WHAT I LEARNED ABOUT INCLUSIVE LANGUAGE FROM BEING IN THE ARMY By Marlow Carrels, Final Year M. Div., Captain, U.S. Army

For many this claim might be problematic, but for me it is true that the Army places no gender in one’s title. Now do not misconstrue my meaning here, yes the Army presents different restrooms, maternity clothes, and there are some occupations that are still “male only” (though that battle wages). Instead I am speaking of your title, your name, your identity. Upon entering the Army I stood in a little room surrounded by others and we all raised our right hands and took an oath to protect and defend the Constitution of the United States. After that day we were no longer individuals, punks, hicks, popular kids, brains, geeks, freaks, music nerds, or kids from the wrong side of the tracks. Instead we were very much a body that went by one name; we were an Army of O.N.E. We were an Army of Officers, Non-commissioned Officers, and Enlisted personnel. But we were, all of us, soldiers first and foremost.

From that day forward we were no longer male or female, instead we were very much a body that went by one name. We never got our gender back in our titles, because it didn’t matter. For my entire career I have been a soldier, a warrior, a hero, a Sargeant, a Sar’int, a Cadet, an Officer, a Lieutenant, a Captain. Members of the Army have no gender when they are spoken to, when they are praised, when they are admonished. They are called their rank or their specialty. Their place in our ranks has nothing to do with their gender, but how well they do their job. Granted, I say all of this as an Army Officer who is male, Caucasian, and straight, who may not be fully privy to what many female service members experience. Challenges remain. Although much progress has been made since the days of exclusion or segregation because of race, gender, sexual orientation, or gender identity, people still face discrimination and sexual abuse. I speak here of inclusive language and its potential for working together.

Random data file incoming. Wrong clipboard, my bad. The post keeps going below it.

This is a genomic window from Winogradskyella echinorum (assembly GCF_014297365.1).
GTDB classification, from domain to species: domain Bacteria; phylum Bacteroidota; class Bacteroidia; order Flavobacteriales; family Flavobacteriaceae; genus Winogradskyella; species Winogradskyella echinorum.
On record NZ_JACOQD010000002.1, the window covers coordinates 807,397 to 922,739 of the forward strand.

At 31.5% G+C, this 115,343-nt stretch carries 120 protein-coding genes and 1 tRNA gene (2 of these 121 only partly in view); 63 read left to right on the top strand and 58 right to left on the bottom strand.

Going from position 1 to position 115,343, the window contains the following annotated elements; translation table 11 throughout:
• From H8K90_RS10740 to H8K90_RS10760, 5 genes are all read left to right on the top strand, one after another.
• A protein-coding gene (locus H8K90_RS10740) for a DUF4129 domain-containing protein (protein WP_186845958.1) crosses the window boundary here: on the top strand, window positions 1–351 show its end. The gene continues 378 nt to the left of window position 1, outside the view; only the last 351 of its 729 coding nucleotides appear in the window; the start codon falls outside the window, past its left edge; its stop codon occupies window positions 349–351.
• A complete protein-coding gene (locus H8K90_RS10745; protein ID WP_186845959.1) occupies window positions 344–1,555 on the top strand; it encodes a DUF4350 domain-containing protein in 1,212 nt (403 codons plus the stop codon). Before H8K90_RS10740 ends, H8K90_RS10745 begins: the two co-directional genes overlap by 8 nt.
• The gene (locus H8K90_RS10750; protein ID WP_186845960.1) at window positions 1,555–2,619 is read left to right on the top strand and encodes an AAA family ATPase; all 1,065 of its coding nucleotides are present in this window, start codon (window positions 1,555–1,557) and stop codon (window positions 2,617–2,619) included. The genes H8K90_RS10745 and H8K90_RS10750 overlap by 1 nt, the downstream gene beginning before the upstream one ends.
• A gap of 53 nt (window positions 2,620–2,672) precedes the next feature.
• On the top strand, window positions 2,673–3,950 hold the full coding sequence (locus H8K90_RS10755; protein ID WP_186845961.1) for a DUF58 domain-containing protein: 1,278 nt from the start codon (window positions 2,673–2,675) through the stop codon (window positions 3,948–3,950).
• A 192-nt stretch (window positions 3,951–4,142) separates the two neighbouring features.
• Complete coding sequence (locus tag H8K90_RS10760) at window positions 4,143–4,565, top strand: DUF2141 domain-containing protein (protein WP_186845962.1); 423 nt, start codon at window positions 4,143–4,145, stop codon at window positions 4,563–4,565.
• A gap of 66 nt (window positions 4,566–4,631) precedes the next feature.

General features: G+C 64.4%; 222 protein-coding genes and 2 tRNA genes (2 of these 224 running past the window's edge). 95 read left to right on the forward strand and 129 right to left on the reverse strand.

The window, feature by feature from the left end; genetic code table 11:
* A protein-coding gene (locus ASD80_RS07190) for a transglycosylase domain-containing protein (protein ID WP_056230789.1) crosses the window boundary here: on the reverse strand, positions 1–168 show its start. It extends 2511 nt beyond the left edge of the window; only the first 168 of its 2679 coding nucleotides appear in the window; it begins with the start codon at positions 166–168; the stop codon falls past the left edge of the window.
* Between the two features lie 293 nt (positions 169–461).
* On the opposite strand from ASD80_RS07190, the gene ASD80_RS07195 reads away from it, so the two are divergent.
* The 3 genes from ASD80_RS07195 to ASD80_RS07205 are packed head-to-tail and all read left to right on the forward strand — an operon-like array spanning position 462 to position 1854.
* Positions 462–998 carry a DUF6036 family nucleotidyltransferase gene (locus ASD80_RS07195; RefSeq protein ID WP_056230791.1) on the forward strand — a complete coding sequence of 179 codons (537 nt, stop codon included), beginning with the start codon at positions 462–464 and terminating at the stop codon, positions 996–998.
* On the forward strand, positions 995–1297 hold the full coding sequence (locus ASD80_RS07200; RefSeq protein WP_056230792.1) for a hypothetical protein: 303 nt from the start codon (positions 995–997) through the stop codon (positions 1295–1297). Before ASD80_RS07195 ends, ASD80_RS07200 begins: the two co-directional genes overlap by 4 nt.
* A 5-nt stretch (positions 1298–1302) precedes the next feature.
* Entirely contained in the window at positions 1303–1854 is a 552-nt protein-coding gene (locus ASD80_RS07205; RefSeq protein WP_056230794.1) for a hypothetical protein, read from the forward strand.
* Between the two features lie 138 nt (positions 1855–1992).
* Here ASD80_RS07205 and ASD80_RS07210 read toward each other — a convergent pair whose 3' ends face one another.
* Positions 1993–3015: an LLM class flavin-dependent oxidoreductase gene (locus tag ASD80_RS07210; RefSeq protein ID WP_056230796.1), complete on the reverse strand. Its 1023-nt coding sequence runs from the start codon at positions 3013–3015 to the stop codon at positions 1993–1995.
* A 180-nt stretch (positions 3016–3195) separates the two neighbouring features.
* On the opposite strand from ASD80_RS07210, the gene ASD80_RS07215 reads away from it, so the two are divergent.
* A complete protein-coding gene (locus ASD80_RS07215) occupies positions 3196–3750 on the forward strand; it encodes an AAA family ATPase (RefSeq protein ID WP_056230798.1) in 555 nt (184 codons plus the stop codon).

With this in mind I look to God and cannot think of gender. The Officer Corps has no gender; the NCO Corps has no gender; the Lower Enlisted has no gender. Your gender does not matter to the Big Green Machine, nor does gender matter when we speak of the Godhead. The Godhead simply is. The Godhead, the Great I Am, the infinitely named and edified calls us to become one. When we are baptized we are baptized into the Body of Christ and our titles are not to be gendered. We are simply Christian, baptized, sinners, and saints, ministers of Christ. Called by the Holy Spirit, we come, regardless of our names, our titles, our very self-identity, and bow down before the God who cradles our lives.

 

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